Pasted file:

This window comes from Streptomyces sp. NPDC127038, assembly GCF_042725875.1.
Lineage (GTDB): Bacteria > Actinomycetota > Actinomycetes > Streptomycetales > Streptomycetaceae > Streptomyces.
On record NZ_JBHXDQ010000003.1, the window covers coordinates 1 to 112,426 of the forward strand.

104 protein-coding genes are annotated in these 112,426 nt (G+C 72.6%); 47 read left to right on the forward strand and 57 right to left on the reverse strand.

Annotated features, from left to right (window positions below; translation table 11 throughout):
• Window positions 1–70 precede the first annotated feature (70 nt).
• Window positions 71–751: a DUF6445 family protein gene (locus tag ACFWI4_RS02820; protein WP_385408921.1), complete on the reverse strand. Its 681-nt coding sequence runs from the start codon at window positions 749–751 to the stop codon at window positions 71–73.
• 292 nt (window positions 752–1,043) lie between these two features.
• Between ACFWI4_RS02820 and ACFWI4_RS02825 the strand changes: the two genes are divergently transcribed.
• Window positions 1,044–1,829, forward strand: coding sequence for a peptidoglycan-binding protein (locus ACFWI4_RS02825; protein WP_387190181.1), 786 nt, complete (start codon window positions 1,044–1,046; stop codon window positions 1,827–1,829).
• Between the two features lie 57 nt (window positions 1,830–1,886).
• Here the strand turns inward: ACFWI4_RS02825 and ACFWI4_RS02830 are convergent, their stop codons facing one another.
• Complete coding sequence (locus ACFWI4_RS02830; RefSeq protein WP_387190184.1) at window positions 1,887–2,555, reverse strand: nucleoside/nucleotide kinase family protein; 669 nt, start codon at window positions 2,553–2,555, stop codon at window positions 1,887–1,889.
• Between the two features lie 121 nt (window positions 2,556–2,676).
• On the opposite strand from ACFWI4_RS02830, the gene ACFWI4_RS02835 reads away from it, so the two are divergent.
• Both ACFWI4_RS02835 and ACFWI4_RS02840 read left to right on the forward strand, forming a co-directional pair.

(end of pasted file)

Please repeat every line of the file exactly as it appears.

This window comes from Streptomyces sp. NPDC127038, assembly GCF_042725875.1.
Lineage (GTDB): Bacteria > Actinomycetota > Actinomycetes > Streptomycetales > Streptomycetaceae > Streptomyces.
On record NZ_JBHXDQ010000003.1, the window covers coordinates 1 to 112,426 of the forward strand.

104 protein-coding genes are annotated in these 112,426 nt (G+C 72.6%); 47 read left to right on the forward strand and 57 right to left on the reverse strand.

Annotated features, from left to right (window positions below; translation table 11 throughout):
• Window positions 1–70 precede the first annotated feature (70 nt).
• Window positions 71–751: a DUF6445 family protein gene (locus tag ACFWI4_RS02820; protein WP_385408921.1), complete on the reverse strand. Its 681-nt coding sequence runs from the start codon at window positions 749–751 to the stop codon at window positions 71–73.
• 292 nt (window positions 752–1,043) lie between these two features.
• Between ACFWI4_RS02820 and ACFWI4_RS02825 the strand changes: the two genes are divergently transcribed.
• Window positions 1,044–1,829, forward strand: coding sequence for a peptidoglycan-binding protein (locus ACFWI4_RS02825; protein WP_387190181.1), 786 nt, complete (start codon window positions 1,044–1,046; stop codon window positions 1,827–1,829).
• Between the two features lie 57 nt (window positions 1,830–1,886).
• Here the strand turns inward: ACFWI4_RS02825 and ACFWI4_RS02830 are convergent, their stop codons facing one another.
• Complete coding sequence (locus ACFWI4_RS02830; RefSeq protein WP_387190184.1) at window positions 1,887–2,555, reverse strand: nucleoside/nucleotide kinase family protein; 669 nt, start codon at window positions 2,553–2,555, stop codon at window positions 1,887–1,889.
• Between the two features lie 121 nt (window positions 2,556–2,676).
• On the opposite strand from ACFWI4_RS02830, the gene ACFWI4_RS02835 reads away from it, so the two are divergent.
• Both ACFWI4_RS02835 and ACFWI4_RS02840 read left to right on the forward strand, forming a co-directional pair.